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Man convicted in Atlanta of aiding terrorists

Ehsanul Islam Sadequee, who could face a sentence up to 60 years in prison, is the second Georgia terror suspect to be convicted in the span of two months.
/ Source: The Associated Press

A 23-year-old man was convicted Wednesday of aiding terrorist groups by sending videotapes of U.S. landmarks overseas and plotting to support "violent jihad," after a federal jury rejected his arguments that it was "empty talk."

The Atlanta jury found Ehsanul Islam Sadequee guilty of all four charges he faced after about five hours of deliberations that began Tuesday afternoon.

Sadequee, who could face up to 60 years in prison, is scheduled for sentencing Oct. 15. He stared silently after the verdict was read, and relatives and supporters in the courtroom had no immediate comment.

He is the second Georgia terror suspect to be convicted in the span of two months. In June, a judge convicted Sadequee's friend, Syed Haris Ahmed, of one count of conspiracy to provide material to support terrorism in the U.S. and abroad.

Prosecutors said the pair took a series of videos of the Pentagon and the U.S. Capitol and that Sadequee later sent them to suspected terrorists overseas. They also said Sadequee traveled to Bangladesh to link up with suspected terrorists and help a Pakistan-based terrorist group.

'We were immature young guys'
Sadequee, who represented himself at trial, dismissed his discussions about jihad as boastful chatter and said he never followed through on any of it.

"We were immature young guys who had imaginations running wild," Sadequee told jurors in his closing arguments Tuesday. "But I was not then, and am not now, a terrorist."

Prosecutors, however, depicted Sadequee as a dangerous would-be terrorist who needed to be stopped before he took action. Assistant U.S. Attorney Robert McBurney said authorities had "overwhelming" evidence that Sadequee took concrete steps to aid terror organizations.

"The goal is to catch a terrorist before he flies a plane into the building, to stop a terrorist before he gets too far," McBurney said. "No government is obligated to wait until the fuse is lit."

Authorities monitor online forums
Authorities said Sadequee first sought to join the Taliban in 2001, shortly after the Sept. 11 terror attacks. By 2004, they say he had delved deeper into online forums devoted to supporters of jihad.

That's when authorities said he met Ahmed, a former Georgia Tech student who faces a 15-year prison sentence. Authorities said the two took a bus to Toronto in March 2005 and met with at least three other subject of a federal investigation to discuss possible attack targets.

A month later, the pair drove Ahmed's pickup truck to Washington to shoot 62 choppy clips of U.S. landmarks such as the U.S. Capitol and lesser-known sites, including a fuel depot and a Masonic Temple in northern Virginia, authorities said.

One of the videos, which was played for jurors last week, showed the two driving by the Pentagon as Sadequee said: "This is where our brothers attacked the Pentagon."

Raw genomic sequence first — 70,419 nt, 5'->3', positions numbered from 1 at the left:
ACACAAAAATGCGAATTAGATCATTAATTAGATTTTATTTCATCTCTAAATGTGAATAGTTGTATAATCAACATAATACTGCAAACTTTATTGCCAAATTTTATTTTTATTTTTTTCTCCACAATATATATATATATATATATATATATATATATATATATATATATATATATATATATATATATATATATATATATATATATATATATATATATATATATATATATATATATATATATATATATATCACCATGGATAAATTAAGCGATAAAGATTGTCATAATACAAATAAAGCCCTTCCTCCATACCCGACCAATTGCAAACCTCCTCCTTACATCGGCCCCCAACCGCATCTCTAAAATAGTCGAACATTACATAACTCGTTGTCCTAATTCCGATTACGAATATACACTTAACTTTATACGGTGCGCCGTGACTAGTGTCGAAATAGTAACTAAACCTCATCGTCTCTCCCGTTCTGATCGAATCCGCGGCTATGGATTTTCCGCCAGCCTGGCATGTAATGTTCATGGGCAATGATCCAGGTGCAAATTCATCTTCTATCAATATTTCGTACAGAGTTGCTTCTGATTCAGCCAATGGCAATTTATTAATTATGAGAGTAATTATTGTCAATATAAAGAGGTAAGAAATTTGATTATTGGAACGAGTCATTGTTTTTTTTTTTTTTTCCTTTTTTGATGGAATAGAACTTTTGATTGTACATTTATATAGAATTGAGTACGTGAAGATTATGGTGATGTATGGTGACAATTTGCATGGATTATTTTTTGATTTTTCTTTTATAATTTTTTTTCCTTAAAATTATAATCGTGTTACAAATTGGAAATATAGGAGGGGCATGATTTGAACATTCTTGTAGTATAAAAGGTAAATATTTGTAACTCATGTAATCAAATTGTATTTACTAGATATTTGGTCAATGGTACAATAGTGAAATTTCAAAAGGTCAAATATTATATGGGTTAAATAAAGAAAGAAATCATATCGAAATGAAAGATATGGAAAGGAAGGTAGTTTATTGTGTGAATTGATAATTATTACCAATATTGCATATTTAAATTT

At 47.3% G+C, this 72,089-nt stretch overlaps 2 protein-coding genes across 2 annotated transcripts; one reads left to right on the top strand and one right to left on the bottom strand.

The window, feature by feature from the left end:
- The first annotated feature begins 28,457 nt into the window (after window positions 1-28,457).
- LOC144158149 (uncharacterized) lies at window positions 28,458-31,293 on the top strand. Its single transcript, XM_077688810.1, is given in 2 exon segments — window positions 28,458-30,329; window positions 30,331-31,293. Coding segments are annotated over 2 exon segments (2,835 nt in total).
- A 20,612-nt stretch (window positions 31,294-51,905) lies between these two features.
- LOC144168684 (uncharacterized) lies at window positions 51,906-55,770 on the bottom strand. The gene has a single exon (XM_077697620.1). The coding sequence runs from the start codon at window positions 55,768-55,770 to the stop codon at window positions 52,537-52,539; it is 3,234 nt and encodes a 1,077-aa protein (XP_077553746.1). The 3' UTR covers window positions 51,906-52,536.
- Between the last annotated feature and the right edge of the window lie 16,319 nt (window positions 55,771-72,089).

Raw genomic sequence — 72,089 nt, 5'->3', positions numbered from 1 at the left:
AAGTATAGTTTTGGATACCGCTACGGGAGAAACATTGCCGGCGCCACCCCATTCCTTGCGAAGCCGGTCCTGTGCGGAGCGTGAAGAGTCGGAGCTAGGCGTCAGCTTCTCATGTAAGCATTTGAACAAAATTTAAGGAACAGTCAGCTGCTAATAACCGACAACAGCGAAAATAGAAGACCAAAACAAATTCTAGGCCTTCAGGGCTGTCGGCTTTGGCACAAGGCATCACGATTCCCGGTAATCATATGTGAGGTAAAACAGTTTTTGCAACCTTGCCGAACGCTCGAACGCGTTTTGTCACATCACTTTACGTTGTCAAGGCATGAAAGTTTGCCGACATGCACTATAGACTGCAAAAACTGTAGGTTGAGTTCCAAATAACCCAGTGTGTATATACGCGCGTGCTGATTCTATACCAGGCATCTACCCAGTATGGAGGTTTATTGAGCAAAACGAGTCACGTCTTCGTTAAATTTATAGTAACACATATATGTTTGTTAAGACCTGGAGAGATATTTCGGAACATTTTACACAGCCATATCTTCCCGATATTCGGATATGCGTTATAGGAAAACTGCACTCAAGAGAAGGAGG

Sadequee sent at least two of the clips to an overseas contact days after he returned, authorities said, disguising them as "jimmy's 13th birthday party" and "volleyball contest."

'Real terrorists use Google Earth'
McBurney told jurors the videos were designed to send a chilling message: "We are in your backyard."

But Sadequee countered: "Any real terrorist would probably go to Google Earth to see live images."

Sadequee, who is originally from Virginia and has family in the Atlanta area, then traveled to Bangladesh in August 2005, where he soon got married. Authorities said he made the trip with a more fiendish mission in mind: To try to link up with terror groups.

They say he communicated with Ahmed and other suspected terrorists, including Mirsad Bektasevic, a Balkan-born Swede who was convicted in 2007 of planning to blow up a European target to force the pullout of foreign troops from Iraq and Afghanistan.

Attorney Don Samuel, who was first appointed to represent Sadequee and sat next to him through the trial, said the likely turning point for jurors was seeing videos of bomb belts and explosives found on Bektasevic when he was arrested.

"Jurors probably thought seeing that it was more than just talk, even though for Shifa it was," he said. "It changed the whole atmosphere of the trial."

Witnesses compare Superman to Antichrist
Many of the members of the jury of nine men and three women left the courthouse without speaking about the case, but one female juror who would not give her name said: "I'm ready to get out of here. We're thankful justice has been served."

The verdict marked the end of an often bewildering six days of testimony. Sadequee, who decided at the trial's outset to represent himself, elicited testimony from government witnesses about the relationship between Superman and the Antichrist and urging FBI witnesses to interpret his e-mail statements.

At one point, he turned to the jurors and confessed that representing himself proved more difficult than it seemed.

"It's not as easy as you see in Law & Order," he said.